The CAD system in use by the researchers was the MammoReader system from iCad Inc, Nashua, NH.

—C. Vasko


  1. Ko JM, Nicholas MJ, Mendel JB, Slanetz PJ. Prospective assessment of computer-aided detection in interpretation of screening mammography. AJR Am J Roentgenol. 2006;187:1483–1491. Available at: Accessed April 10, 2007.

Combined PACS/CTRM Solution Focused on Making Communication Easier

Agfa HealthCare, Greenville, SC, and Vocada Inc, Dallas, have partnered to integrate Vocada’s Veriphy Critical Test Result Management (CTRM) solution into Agfa’s Impax PACS. The CTRM system improves patient safety and outcomes and boosts staff productivity by promptly verifying the communication of critical test results from a reporting clinician to the responsible ordering clinician.

“Reports show that a breakdown in communication is accountable for 80% of all malpractice lawsuits,” said Lenny J. Reznik, business unit manager for RIS and PACS at Agfa. “In 1971, Keene v Methodist Hospital found a radiologist negligent for failing to communicate with an attending clinician. Since that time, the courts, for the most part, have been siding with the patients and saying that radiologists are legally responsible for communicating unexpected findings. So, this is an issue that’s been growing for a long time. Agfa offers a whole suite of radiology IT solutions—RIS, PACS, and reporting—and adding a component to verify the communication of critical results brings significant value to our customers.”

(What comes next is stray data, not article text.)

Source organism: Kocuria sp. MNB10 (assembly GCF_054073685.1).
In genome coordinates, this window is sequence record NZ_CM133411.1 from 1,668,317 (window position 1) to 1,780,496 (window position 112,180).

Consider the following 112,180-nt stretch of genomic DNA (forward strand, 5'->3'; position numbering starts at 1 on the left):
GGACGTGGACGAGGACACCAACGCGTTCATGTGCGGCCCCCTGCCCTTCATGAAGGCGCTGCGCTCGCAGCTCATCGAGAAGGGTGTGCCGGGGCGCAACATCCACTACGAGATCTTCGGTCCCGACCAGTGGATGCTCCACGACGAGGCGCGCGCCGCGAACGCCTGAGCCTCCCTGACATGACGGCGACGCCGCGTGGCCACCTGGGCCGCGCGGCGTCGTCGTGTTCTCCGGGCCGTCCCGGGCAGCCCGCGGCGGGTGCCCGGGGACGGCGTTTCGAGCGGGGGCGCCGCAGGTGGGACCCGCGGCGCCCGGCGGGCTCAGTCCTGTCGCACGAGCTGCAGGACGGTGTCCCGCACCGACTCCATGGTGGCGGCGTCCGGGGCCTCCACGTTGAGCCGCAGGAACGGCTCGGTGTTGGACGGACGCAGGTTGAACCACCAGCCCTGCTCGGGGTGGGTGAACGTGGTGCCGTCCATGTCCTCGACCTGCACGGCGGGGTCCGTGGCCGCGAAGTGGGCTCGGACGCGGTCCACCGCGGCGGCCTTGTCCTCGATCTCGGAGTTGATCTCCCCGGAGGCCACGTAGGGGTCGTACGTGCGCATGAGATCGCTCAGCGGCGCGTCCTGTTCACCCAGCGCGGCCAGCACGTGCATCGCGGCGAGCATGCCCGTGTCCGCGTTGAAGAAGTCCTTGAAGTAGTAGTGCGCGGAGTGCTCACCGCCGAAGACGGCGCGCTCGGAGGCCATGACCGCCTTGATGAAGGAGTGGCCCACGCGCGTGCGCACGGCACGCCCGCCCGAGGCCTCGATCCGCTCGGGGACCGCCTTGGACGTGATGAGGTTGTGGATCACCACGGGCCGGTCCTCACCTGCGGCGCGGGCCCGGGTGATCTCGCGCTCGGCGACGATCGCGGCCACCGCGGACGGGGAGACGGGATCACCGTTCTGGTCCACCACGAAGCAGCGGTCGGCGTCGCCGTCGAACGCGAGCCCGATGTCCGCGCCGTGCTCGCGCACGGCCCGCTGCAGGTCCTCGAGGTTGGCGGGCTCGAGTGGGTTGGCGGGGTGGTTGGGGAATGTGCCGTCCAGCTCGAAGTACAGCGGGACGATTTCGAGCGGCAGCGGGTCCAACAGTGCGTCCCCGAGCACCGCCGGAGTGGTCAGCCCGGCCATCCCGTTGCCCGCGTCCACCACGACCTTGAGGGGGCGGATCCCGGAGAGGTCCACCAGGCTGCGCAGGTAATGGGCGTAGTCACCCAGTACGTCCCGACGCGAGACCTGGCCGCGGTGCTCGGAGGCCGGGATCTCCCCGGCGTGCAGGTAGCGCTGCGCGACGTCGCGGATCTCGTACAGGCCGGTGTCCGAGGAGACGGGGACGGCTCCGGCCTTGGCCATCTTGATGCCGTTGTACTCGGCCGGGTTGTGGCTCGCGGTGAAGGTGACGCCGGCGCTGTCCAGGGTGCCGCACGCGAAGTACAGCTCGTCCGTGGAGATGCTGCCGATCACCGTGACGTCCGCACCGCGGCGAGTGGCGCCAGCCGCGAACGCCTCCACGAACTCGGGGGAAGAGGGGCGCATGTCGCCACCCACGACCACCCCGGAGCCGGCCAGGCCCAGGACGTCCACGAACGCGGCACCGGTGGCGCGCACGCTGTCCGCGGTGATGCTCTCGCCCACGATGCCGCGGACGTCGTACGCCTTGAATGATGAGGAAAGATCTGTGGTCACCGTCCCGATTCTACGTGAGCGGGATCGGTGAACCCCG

Veriphy offers automated compliance with all legal and professional standards concerning critical communications; Reznik also touts the system’s ease of use as a major benefit. “When the radiologist is reviewing the images and reporting the images on either the Impax PACS or Talkstation, which is our reporting solution, all the radiologist has to do is hit a button that says, ‘Vocada,’ and the patient information and ordering physician ID are automatically transmitted to the Veriphy solution,” Reznik explained. “The radiologist dictates information on the findings, and then Veriphy notifies the clinician by whatever preferred method he or she has identified.” All communications are stored for 10 years, and an auditable record of the transmission and receipt of critical results is available.

Agfa and Vocada have entered into a co-marketing agreement; in other words, customers of both Veriphy and Impax solution are now offered a professional service to integrate the two systems. And thanks to the open architecture of Impax, Reznik said that the additions will not stop there: “At RSNA 2006, we announced a relationship with a company called Ascom [Berne, Switzerland]. The Ascom system is an internal hospital pager system, and we actually connect Impax automatically to the Ascom system, sending the clinician who ordered the exam a notice.”

Other new developments include the introduction of the Impax Clinical Suite, which, according to Reznik, “is essentially a new IT solution that can bring disparate clinical data to the Impax radiology desktop.

“One way of putting it is that we need to put the communication back into PACS,” he continued. “A lot of people haven’t been focusing on communication, and this partnership is all about changing that.”

—C. Vasko